We’re also in the process of hiring a painter, it’s very interesting. We’re expanding on all fronts, I really want to use this experience I’ve built up and this network we’ve all built up as a music label all over the world. To introduce people in this network, because honestly, I think that if someone makes something dope, it’s dope, it doesn’t matter if you’re small or big. But, I have some numbers in my phone that I can make sure it gets to the world immediately. So if something’s dope, let’s go. That’s the only thing we’re doing is using myself and Wall as a vehicle for talent to get from A to B.
I think it did, but in small steps, and I really think now over the last months that we’ve been getting close together, I’ve really noticed…Like, I’ll give you an example. Everyone knows I like the fancy cars, I don’t know how much money I’ve spent on private jets in my life, I don’t want to know. The only thing I think now is if I invested that in new artists, you know many careers you can build, how much music you can put out, how many music videos you can make?
That’s the only thing I’m thinking about now. I still do it sometimes, don’t get me wrong. Now like every time I think I can build more studios, or I can build an art studio, I just want to facilitate the talent. I’d rather use my income for that than just having more fun. But, to be fair, I did have an amazing time. Me and my team, I think we were the most fun-having crew of all the DJs back from the touring days. We did everything, we went to the strip club with 20 people, we ate chicken wings. We did everything, everything you could imagine seeing on ‘Entourage,’ we did all of that. Now I’m a little bit older, a little bit wiser. That’s what I’m in for the future really. To give young artists the same platform and the experience. A positive and fun experience in this industry.”
Have you been booked for any upcoming shows or festivals? When do you think we’ll be able to see you here in the US?
“I hope as soon as possible, my visa actually expired, so we’re working on getting that back, which is very difficult because of Covid. We have some lawyers working on it, so it should be good. But, I hope to be back this summer. I got so jealous when I saw all the Las Vegas residency announcements. I was like oh my god, everyone’s DJing, where’s my visa!?”
Other than making music and the occasional live stream, what did you do during lockdown? Did you binge watch any good shows?
“If you like fish, do not watch ‘Seaspiracy,’ because you will stop eating fish. I stopped eating fish, it made my wife stop eating fish, don’t watch that, unless you’re ready for that. ‘Call of Duty: Warzone.’ We started a Twitch streaming channel, Team Wall. Which is basically the same thing I’m trying to do for artists, but for streamers. So we’re looking for new streamers and trying to give them a home and introduce them to our network in the gaming industry. It’s a partnership with a very good friend of mine who I’ve been working with for years and she knows everyone in the whole gaming industry, so that’s fun. So, we use my name as leverage and use her network as leverage to get people to come watch and to get big players to come play on our stream. Then combine that with brand new talent.”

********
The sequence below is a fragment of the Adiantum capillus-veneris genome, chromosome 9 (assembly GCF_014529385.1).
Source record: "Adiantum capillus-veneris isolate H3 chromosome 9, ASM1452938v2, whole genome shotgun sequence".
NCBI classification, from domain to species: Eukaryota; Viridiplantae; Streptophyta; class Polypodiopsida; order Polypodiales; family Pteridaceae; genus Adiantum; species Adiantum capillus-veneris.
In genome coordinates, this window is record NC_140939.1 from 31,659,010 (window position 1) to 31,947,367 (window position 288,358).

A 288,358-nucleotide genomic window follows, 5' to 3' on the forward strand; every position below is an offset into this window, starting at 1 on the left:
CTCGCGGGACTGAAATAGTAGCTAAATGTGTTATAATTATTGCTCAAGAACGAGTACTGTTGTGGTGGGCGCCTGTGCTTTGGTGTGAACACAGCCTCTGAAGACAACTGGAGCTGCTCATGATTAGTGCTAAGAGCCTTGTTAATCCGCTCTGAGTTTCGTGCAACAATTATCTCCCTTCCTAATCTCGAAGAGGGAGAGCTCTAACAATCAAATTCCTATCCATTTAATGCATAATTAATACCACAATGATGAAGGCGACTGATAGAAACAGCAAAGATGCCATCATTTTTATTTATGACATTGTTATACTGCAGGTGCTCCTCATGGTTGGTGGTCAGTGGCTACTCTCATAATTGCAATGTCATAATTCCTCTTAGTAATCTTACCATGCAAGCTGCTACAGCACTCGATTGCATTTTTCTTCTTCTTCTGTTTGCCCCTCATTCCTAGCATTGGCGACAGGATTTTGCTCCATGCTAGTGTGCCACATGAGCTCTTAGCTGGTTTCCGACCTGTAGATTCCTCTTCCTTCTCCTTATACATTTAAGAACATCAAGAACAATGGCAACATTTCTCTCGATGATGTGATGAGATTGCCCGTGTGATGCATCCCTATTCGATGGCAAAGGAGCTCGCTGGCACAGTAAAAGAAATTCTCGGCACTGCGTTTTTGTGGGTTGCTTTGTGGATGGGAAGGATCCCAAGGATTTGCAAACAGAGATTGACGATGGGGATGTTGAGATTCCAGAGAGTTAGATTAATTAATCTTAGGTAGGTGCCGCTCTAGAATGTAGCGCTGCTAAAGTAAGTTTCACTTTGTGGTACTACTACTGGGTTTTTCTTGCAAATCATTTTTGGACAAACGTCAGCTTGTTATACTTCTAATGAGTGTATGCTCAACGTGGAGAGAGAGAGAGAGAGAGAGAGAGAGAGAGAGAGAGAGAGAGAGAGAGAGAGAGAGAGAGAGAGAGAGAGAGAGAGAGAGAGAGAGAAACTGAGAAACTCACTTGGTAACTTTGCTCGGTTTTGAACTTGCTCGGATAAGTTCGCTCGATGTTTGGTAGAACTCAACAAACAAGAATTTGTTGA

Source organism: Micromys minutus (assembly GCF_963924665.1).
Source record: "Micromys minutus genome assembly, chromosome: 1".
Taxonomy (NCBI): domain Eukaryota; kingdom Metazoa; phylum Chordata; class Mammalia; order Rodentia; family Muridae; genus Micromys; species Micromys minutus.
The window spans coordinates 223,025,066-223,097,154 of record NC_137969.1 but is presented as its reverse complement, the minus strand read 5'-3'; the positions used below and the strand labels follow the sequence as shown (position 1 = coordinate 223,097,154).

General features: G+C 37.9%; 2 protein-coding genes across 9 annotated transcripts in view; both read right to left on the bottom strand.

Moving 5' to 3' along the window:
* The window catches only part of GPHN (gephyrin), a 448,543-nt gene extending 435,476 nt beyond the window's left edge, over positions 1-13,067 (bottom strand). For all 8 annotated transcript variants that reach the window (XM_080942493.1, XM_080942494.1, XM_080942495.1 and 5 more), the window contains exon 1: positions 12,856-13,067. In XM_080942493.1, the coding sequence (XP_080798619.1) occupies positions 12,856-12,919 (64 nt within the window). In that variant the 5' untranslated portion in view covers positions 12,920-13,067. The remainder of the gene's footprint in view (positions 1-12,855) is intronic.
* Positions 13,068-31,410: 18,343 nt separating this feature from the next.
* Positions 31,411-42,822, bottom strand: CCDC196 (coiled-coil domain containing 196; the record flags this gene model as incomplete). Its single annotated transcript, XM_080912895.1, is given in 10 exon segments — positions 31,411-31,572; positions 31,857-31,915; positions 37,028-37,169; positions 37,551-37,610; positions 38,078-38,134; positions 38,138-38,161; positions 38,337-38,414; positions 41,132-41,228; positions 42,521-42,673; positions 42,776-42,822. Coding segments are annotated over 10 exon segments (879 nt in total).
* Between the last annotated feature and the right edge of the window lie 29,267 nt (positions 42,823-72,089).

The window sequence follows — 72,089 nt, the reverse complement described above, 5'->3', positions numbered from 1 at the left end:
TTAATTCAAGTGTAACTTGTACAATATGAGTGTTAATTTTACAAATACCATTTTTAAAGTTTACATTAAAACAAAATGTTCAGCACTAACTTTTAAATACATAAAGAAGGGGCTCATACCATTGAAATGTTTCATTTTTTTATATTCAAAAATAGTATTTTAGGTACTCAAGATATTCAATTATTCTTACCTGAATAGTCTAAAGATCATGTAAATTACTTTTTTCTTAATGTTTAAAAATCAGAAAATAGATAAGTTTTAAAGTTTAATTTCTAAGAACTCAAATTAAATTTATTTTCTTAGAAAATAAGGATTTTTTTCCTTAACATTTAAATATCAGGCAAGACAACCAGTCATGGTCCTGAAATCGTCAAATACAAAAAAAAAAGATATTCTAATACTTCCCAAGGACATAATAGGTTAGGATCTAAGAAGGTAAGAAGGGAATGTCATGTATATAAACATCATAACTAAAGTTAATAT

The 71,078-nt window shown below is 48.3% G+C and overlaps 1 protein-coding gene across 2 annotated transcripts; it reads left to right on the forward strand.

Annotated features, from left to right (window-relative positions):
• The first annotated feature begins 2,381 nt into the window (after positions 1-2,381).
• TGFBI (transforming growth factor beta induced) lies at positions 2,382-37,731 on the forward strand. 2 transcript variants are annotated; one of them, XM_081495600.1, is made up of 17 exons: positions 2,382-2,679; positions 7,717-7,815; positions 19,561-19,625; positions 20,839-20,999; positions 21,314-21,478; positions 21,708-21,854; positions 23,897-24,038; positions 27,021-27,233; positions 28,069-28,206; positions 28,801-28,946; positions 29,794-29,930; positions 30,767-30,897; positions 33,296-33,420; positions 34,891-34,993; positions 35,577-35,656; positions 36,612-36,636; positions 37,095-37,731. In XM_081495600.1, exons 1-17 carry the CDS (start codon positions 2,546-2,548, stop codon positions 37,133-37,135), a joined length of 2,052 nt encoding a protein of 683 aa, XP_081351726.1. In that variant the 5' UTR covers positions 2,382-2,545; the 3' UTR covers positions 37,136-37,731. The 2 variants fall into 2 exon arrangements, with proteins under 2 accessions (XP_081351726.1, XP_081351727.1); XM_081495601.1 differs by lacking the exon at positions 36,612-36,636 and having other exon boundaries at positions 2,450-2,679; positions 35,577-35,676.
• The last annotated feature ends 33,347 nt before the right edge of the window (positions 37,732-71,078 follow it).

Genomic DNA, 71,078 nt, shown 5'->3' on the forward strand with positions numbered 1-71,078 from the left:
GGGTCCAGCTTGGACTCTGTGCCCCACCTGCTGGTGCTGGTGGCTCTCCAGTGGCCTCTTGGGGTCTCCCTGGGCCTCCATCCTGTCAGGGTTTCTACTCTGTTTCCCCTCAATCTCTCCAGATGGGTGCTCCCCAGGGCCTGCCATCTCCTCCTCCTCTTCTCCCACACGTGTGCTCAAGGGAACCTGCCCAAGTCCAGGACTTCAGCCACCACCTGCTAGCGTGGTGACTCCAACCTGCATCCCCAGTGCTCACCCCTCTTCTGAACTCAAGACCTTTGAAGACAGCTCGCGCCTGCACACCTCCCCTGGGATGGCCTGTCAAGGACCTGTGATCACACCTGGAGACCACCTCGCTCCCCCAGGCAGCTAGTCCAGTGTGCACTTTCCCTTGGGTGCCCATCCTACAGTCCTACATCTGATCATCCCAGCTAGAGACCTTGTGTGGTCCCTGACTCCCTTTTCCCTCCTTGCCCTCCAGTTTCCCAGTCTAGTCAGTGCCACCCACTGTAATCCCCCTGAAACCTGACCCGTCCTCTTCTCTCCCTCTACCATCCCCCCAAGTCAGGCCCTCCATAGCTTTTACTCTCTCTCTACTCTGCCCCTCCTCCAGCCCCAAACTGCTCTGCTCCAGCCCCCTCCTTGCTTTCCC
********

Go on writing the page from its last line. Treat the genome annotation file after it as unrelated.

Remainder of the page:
Just wondering if you have any good life advice for people out there? You’ve managed to sustain your success for so long and remain one of the most iconic names in the game. What’s the secret?
“Honestly, a few things, I’ll give you the short. If you want full life advice go watch Gary Vee, he gives very good life advice. But, read books, get better at life. There’s this stupid concept we have that when we’re 18 and we’re an adult we’re fully grown and nothing will change ever again. The concept is called neuroplasticity, which means our brain is always open to development at the same level when you’re 40 as when you’re five. But, social boundaries stop you from trying to develop because you don’t want to look silly and you don’t want to fail. But, when I found out about neuroplasticity, I was like okay, that still means that I can learn anything I want. So, I started doing language classes, I started reading books. And that really completely changed my life, especially my happiness. My happiness is no longer dependent on outside factors, it’s only dependent on myself. So no matter what happens, like if something shitty happens, hey it sucks, but that doesn’t mean I have to have a shit day or a shit week.
And that really changed my life. I really would recommend, studying, reading books. There’s a lot of books I’d like to recommend, ‘Rich Dad, Poor Dad’, ‘Extreme Ownership’, ‘Good to Great’, ‘Don’t Sleep, There are Snakes’ is a very good book that really changed my mind about how life can work. Simon Sinek, ‘Leaders Eat Less’, ‘The Happiness Advantage’ by Shawn Achor, Malcolm Gladwell with ‘Outliers.’ There’s a reason why these books are big, there’s information in there that will hack your life. We’re born with a certain vision of life, we go to school and that gives us a certain vision of how life works. Technically that’s not how it works at all. So when shit’s not working out for you, it’s usually because we have this concept of if I try hard it will work, that’s not actually how life operates. So I really would recommend if you want to life-hack your life, start reading books. I do the audiobooks too!”
Check out the latest from Afrojack & David Guetta, “Hero” out now on Wall Recordings. Stay tuned to Afrojack’s socials for more info on his upcoming livestream this Saturday and his performance at Eurovision Song Contest on May 22.